Africa, Development & Aid, Environment, Headlines

MADAGASCAR: Pioneering Debt-For-Nature Swops Bearing Fruit

LONDON, Mar 25 1996 (IPS) - The southern African island of Madagascar’s pioneering ‘debt-for-nature’ swops are easing its commercial debt burden and raising resources to help preserve its environment.

Working closely with the World Wildlife Fund (WWF), Madagascar signed its first debt-for-nature deal with the WWF in 1989. Analysts estimate that the scheme has enabled the country to redeem more than half of its 100 million dollar commercial bank debt.

“There is no loser in these deals,” said Jamie Resor, WWF’s U.S.-based debt-swap expert. “The debtor gets the debts of their books, Madagascar clears some of its debts and gets to strengthen natural resource management and the WWF gets to carry out its work.”

The WWF buys Madagascan debt on the secondary market at a discount and then ‘sells’ it to the government at a higher discount. The money is then lodged into an interest-bearing account which is used to fund programmes to preserve the island’s rich biological diversity.

Secondary market prices for debts vary, depending on the likelihood of the debtor country honouring its obligations. Madagascan debt presently trades at a discount of approximately 50 per cent — so, for instance, one million dollars will buy two million dollars’ worth of debt.

The government also gets to redeem traded debt in local currency — and at a discount of around 60 percent of its original face value. This is a boon for a country in the throes of economic crisis, buckling under debt service obligations and lacking much-needed hard currency.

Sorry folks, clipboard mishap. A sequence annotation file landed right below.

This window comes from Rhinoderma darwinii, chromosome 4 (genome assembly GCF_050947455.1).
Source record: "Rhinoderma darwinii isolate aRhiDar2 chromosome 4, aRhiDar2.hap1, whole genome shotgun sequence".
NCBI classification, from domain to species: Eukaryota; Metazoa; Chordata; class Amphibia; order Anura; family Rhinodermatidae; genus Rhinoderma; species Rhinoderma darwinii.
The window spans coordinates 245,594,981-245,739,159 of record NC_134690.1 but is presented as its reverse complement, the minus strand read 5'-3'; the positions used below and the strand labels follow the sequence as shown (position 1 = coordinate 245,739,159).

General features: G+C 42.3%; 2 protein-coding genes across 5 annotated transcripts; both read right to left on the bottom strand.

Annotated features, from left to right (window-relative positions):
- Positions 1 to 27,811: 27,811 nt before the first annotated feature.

The scheme has won kudos from governments, environmentalists and the World Bank.

“Madagascar has done a remarkable job,” says Christine Parniere, who works on the African desk at the Paris office of the Dutch bank ING. “When the debt-swap programme started, Madagascar owed over 100 million dollars to commercial banks. They have reduced this debt by at least half.”

Although it is not a complete answer for the country’s debt burden, estimated at over five billion dollars, the debt swaps have provided Madagascar with a means of trying to halt the decline in its unique ecosystems.

Friends of the Earth (FOE) say 90 percent of its 253 reptilian species exclusive to the island, as are its 30 species of lemur, frogs and some 10,000 plants, many of which have medicinal properties.

Several medicinal plants which have been used for centuries in local herbal remedies are now being tested by pharmacological companies and promise to provide not only new and potent medicines but also new chemical structures.

Much of this national heritage is to be found in the country’s lush tropical rainforests, which now cover just 10 percent of the country, a consequence of the deforestation that resulted to the clearing of huge tracts of land to grow cash crops.

The proceeds from the swaps are used to buy large areas of rainforest — held in trust by the government and the WWF — and to train hundreds of Ministry of Water and Forests workers as nature protection agents (NPAs).

NPAs travel all over the island dissuading farmers and villagers from slash-and-burn bush-clearing which the government says destroys 200,000 hectares of forest each year.

Albert Esifosiane, a Madagascan environment ministry spokesman, said: “We’ve received a lot of support in staff training materials and financial input, and we are seeing tangible results in the field.”